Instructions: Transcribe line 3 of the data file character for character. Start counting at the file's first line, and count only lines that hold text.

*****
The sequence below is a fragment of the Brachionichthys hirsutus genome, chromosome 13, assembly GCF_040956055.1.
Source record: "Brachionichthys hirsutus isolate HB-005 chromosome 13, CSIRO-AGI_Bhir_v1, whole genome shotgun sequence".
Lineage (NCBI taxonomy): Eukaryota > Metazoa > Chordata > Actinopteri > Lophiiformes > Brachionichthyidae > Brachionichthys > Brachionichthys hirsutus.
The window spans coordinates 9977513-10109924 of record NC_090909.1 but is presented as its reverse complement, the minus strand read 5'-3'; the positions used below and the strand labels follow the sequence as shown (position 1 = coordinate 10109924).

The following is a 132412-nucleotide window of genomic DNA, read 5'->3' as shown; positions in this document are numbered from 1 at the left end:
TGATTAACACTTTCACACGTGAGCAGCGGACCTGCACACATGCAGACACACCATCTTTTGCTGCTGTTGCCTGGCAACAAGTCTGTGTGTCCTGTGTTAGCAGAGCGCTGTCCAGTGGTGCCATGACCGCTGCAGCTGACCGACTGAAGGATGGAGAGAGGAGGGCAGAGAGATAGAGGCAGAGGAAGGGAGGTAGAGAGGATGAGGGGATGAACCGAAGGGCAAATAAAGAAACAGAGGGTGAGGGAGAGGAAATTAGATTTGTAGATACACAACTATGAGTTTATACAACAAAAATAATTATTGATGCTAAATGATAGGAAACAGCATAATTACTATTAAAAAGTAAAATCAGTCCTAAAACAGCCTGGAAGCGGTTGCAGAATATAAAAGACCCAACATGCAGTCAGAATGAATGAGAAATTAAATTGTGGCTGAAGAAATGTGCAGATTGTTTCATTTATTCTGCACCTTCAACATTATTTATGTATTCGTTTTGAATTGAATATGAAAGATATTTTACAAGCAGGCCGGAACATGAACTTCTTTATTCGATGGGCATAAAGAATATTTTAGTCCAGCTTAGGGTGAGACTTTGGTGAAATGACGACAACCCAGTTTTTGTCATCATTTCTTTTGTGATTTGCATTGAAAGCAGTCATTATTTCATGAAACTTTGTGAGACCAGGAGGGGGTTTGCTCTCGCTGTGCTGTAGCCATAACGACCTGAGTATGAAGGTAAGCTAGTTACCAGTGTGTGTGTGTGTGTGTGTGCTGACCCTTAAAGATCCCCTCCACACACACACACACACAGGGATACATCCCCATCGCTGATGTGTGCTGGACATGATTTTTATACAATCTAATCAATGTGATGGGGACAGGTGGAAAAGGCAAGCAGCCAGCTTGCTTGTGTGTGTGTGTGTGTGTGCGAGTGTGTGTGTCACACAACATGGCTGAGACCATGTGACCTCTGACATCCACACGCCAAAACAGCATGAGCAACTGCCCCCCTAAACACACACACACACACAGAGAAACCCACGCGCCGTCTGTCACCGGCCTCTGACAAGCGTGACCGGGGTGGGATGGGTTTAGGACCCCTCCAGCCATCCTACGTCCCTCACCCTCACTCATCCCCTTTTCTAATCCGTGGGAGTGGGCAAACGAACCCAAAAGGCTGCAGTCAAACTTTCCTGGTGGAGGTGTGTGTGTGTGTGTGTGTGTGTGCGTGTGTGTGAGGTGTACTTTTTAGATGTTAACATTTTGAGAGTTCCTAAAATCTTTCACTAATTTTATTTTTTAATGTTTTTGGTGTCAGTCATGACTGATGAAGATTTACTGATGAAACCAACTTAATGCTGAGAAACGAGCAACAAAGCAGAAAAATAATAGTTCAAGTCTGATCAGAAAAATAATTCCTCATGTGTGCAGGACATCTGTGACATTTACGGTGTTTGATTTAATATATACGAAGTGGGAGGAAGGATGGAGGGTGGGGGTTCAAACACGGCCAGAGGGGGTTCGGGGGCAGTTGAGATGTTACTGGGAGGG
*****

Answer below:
Lineage (NCBI taxonomy): Eukaryota > Metazoa > Chordata > Actinopteri > Lophiiformes > Brachionichthyidae > Brachionichthys > Brachionichthys hirsutus.